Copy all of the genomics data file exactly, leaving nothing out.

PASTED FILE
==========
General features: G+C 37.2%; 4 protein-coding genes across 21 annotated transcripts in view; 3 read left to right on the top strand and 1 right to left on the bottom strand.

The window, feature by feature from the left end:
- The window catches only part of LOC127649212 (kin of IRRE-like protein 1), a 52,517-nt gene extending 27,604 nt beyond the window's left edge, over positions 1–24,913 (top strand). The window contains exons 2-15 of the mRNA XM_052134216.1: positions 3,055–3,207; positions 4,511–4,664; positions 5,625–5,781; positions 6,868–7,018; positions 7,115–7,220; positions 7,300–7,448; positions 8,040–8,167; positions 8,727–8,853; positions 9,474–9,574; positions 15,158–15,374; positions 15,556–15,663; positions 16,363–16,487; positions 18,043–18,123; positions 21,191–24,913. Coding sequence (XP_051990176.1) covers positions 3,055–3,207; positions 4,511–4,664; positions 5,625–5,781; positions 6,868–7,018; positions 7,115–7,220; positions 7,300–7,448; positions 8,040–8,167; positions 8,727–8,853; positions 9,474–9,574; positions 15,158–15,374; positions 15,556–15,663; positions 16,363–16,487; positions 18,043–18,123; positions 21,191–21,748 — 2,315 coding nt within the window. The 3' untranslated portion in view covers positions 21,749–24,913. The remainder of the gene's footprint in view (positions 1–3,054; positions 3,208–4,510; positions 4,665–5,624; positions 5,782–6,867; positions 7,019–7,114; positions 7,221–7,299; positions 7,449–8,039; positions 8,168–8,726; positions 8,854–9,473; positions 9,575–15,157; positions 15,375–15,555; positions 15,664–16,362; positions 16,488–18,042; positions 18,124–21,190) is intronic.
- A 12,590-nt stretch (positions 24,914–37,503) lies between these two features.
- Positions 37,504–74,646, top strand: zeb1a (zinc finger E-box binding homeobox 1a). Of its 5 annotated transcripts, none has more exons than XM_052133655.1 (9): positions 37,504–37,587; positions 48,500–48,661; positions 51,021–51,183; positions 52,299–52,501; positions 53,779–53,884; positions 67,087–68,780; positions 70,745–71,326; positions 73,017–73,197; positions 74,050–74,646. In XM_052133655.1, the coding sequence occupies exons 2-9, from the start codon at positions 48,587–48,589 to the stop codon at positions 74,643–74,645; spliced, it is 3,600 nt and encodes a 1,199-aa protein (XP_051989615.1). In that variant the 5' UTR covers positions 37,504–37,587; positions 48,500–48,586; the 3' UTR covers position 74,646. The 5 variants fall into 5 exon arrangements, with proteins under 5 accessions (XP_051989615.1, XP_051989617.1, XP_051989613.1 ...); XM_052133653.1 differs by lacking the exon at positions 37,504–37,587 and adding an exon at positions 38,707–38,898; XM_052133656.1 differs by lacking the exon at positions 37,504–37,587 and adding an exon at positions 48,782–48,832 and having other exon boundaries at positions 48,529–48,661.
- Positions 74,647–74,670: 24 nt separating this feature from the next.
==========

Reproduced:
General features: G+C 37.2%; 4 protein-coding genes across 21 annotated transcripts in view; 3 read left to right on the top strand and 1 right to left on the bottom strand.

The window, feature by feature from the left end:
- The window catches only part of LOC127649212 (kin of IRRE-like protein 1), a 52,517-nt gene extending 27,604 nt beyond the window's left edge, over positions 1–24,913 (top strand). The window contains exons 2-15 of the mRNA XM_052134216.1: positions 3,055–3,207; positions 4,511–4,664; positions 5,625–5,781; positions 6,868–7,018; positions 7,115–7,220; positions 7,300–7,448; positions 8,040–8,167; positions 8,727–8,853; positions 9,474–9,574; positions 15,158–15,374; positions 15,556–15,663; positions 16,363–16,487; positions 18,043–18,123; positions 21,191–24,913. Coding sequence (XP_051990176.1) covers positions 3,055–3,207; positions 4,511–4,664; positions 5,625–5,781; positions 6,868–7,018; positions 7,115–7,220; positions 7,300–7,448; positions 8,040–8,167; positions 8,727–8,853; positions 9,474–9,574; positions 15,158–15,374; positions 15,556–15,663; positions 16,363–16,487; positions 18,043–18,123; positions 21,191–21,748 — 2,315 coding nt within the window. The 3' untranslated portion in view covers positions 21,749–24,913. The remainder of the gene's footprint in view (positions 1–3,054; positions 3,208–4,510; positions 4,665–5,624; positions 5,782–6,867; positions 7,019–7,114; positions 7,221–7,299; positions 7,449–8,039; positions 8,168–8,726; positions 8,854–9,473; positions 9,575–15,157; positions 15,375–15,555; positions 15,664–16,362; positions 16,488–18,042; positions 18,124–21,190) is intronic.
- A 12,590-nt stretch (positions 24,914–37,503) lies between these two features.
- Positions 37,504–74,646, top strand: zeb1a (zinc finger E-box binding homeobox 1a). Of its 5 annotated transcripts, none has more exons than XM_052133655.1 (9): positions 37,504–37,587; positions 48,500–48,661; positions 51,021–51,183; positions 52,299–52,501; positions 53,779–53,884; positions 67,087–68,780; positions 70,745–71,326; positions 73,017–73,197; positions 74,050–74,646. In XM_052133655.1, the coding sequence occupies exons 2-9, from the start codon at positions 48,587–48,589 to the stop codon at positions 74,643–74,645; spliced, it is 3,600 nt and encodes a 1,199-aa protein (XP_051989615.1). In that variant the 5' UTR covers positions 37,504–37,587; positions 48,500–48,586; the 3' UTR covers position 74,646. The 5 variants fall into 5 exon arrangements, with proteins under 5 accessions (XP_051989615.1, XP_051989617.1, XP_051989613.1 ...); XM_052133653.1 differs by lacking the exon at positions 37,504–37,587 and adding an exon at positions 38,707–38,898; XM_052133656.1 differs by lacking the exon at positions 37,504–37,587 and adding an exon at positions 48,782–48,832 and having other exon boundaries at positions 48,529–48,661.
- Positions 74,647–74,670: 24 nt separating this feature from the next.